The Whitecaps are hardly behaving like a club in turmoil. The Young-Pyo Lee signing is a good example: at the same time this club is supposed to be in big trouble, they're going out and signing big-name players to fill key positions for substantial money. Season ticket sales are continuing much more smoothly than they did last year and the sales department is handling the difficult job of relocating supporters with aplomb. Full-time media members are still getting their quotes and no cone of silence has fallen over the front office.
A similar drama played out last year in the Whitecaps organization on a smaller scale. The Vancouver Whitecaps Residency is coming off its own existential crisis: in February of 2010 the program's founding supremo, Thomas Niendorf, resigned in acrimonious circumstances. He was replaced on an interim basis by Colin Miller, already part of the organization. Miller, who had PDL coaching experience with the Victoria Highlanders, coached the Residency through the 2010 USL PDL season but did not get the job permanently, being replaced by Dutch import Richard Grootscholten in November.
When Niendorf resigned, it meant the Residency was losing arguably the most esteemed soccer development expert in Canada and there was no shortage of naysayers both inside and outside of Vancouver who criticized the Whitecaps. The fools, not doing everything they could to retain a talent like Niendorf's.
In fact, by all accounts, Niendorf and the Whitecaps had a simple if irreconcilable disagreement over strategy and, while Niendorf's abilities were never in doubt neither was the correctness of his resignation. It's not uncommon for a talented man and an ambitious organization to be unable to work together simply because their objectives are too different.
Luckily, the Whitecaps took their time finding a replacement and appeared to have hired a good one. Grootscholten came into Vancouver without much of a profile but his teams have been competitive while the talent on those teams has improved. He's already graduated Bryce Alderson to the Whitecaps first team and more is certain to come. Far from being ruined by the loss of its talented leader, the Whitecaps Residency is arguably in the best shape it's ever been in, contributing more players than ever before to Canada's youth national teams.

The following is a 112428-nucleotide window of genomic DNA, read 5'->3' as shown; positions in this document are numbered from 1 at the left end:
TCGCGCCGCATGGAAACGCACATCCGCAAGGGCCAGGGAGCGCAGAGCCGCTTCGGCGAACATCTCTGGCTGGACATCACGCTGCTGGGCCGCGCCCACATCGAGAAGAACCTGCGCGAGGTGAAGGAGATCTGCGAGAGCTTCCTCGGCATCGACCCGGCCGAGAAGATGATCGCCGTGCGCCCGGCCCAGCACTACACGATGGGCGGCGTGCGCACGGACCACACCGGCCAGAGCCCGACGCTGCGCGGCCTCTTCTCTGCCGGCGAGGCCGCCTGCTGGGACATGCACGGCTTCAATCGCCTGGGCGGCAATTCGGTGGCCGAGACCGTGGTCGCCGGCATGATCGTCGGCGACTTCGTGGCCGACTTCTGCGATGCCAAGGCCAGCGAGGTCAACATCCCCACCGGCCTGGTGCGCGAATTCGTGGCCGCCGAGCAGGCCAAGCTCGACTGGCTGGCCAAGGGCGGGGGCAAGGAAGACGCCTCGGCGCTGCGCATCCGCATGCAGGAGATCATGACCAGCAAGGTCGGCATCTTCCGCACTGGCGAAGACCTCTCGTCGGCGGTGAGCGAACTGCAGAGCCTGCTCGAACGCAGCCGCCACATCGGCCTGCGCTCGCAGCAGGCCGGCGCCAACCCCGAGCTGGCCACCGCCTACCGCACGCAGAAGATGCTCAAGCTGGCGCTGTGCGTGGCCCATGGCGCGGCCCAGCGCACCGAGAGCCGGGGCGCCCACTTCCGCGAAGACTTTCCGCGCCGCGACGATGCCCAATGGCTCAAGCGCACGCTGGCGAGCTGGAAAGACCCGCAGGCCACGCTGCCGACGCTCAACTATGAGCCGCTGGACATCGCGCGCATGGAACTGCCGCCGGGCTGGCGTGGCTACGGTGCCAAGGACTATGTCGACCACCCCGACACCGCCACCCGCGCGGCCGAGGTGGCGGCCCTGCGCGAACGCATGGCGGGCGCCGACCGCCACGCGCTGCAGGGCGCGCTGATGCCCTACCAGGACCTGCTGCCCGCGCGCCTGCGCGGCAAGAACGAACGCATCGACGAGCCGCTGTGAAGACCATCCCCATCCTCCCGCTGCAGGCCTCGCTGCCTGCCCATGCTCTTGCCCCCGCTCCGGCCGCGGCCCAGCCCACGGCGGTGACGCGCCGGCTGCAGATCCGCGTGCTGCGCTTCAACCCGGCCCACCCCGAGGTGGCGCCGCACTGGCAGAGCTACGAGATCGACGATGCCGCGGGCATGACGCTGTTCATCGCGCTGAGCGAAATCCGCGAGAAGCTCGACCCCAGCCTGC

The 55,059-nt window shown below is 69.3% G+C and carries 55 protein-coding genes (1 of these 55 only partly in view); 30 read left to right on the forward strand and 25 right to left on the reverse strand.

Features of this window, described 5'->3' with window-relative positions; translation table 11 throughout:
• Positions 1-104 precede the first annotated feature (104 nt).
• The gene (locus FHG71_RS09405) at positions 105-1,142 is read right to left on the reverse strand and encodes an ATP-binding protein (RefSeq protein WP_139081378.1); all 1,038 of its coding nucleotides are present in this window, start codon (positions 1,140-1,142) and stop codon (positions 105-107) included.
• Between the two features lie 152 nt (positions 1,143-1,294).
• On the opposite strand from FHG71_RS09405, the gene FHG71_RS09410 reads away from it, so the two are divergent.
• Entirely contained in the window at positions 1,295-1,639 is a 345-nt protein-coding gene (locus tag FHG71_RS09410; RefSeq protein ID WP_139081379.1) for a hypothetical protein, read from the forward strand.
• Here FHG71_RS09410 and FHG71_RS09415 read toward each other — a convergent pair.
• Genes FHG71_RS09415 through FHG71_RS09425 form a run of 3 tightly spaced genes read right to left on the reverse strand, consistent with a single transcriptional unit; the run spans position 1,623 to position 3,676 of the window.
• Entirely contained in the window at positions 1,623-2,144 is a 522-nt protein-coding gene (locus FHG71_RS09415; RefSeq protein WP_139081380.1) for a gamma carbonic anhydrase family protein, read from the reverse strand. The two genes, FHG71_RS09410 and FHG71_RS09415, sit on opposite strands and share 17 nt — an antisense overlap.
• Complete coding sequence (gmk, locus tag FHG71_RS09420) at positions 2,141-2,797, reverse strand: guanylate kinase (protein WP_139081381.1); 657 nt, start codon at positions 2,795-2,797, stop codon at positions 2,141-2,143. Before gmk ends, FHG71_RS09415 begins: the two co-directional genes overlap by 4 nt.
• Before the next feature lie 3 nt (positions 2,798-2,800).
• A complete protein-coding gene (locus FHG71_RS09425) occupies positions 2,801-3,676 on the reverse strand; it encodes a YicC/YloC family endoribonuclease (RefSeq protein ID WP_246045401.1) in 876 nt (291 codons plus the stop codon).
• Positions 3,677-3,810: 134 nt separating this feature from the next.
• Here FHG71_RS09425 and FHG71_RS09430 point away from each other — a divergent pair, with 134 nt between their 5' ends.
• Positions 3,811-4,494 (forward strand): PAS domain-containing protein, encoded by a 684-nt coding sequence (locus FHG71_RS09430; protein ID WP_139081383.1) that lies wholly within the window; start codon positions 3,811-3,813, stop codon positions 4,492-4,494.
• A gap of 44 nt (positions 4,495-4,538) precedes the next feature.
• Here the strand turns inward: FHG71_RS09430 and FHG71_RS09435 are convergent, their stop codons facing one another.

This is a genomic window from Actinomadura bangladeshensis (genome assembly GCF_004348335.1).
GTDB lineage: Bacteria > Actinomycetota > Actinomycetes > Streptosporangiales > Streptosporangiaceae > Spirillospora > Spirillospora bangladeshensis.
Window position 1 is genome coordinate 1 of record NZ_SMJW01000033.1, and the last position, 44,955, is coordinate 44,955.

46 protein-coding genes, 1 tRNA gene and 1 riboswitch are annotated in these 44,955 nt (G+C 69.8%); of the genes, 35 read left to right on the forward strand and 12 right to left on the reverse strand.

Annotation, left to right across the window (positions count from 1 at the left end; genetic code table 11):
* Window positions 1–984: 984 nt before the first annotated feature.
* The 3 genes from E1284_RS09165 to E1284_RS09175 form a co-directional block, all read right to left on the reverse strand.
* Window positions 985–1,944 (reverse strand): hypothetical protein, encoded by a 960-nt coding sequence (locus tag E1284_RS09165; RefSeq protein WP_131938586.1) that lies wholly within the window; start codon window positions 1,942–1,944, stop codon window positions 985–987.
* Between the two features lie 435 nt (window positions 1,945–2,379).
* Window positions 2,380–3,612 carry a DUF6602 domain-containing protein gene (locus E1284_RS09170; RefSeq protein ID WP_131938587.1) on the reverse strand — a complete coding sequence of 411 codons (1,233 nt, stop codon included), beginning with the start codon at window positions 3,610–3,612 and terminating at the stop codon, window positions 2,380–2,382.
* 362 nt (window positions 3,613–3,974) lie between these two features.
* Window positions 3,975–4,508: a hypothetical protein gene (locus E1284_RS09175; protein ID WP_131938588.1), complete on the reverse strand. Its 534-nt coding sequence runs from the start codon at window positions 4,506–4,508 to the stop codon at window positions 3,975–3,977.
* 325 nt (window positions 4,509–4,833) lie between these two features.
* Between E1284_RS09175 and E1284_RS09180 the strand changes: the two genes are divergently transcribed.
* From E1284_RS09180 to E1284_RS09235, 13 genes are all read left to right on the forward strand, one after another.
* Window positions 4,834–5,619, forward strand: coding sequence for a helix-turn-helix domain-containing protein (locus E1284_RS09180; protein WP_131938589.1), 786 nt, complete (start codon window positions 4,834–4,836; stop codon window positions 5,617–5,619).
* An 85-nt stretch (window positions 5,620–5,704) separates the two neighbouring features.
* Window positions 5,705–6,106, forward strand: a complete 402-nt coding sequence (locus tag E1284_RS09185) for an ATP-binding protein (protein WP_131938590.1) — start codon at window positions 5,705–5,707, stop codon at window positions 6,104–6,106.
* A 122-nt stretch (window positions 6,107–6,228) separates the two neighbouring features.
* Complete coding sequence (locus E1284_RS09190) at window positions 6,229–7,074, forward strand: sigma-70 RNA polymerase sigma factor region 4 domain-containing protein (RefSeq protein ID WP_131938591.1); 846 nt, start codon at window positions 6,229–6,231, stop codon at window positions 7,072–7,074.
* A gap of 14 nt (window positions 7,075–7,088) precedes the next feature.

So no, the departure of Barber does not mean the Whitecaps are a rudderless ship drifting into the shoals. They certainly aren't behaving like one and, so far, are handling their transitions between coaches and between executives as well as any team possibly could. If the team hadn't struggled so badly on the field last season we wouldn't even be worried, but negativity in one aspect of an organization can easily lead to negativity over others even when they're not particularly related.
What's important is whether the Whitecaps are continuing to improve and make the right decisions. So far, so good. This off-season is already shaping up better than the last: if this is a crisis then give me more of them.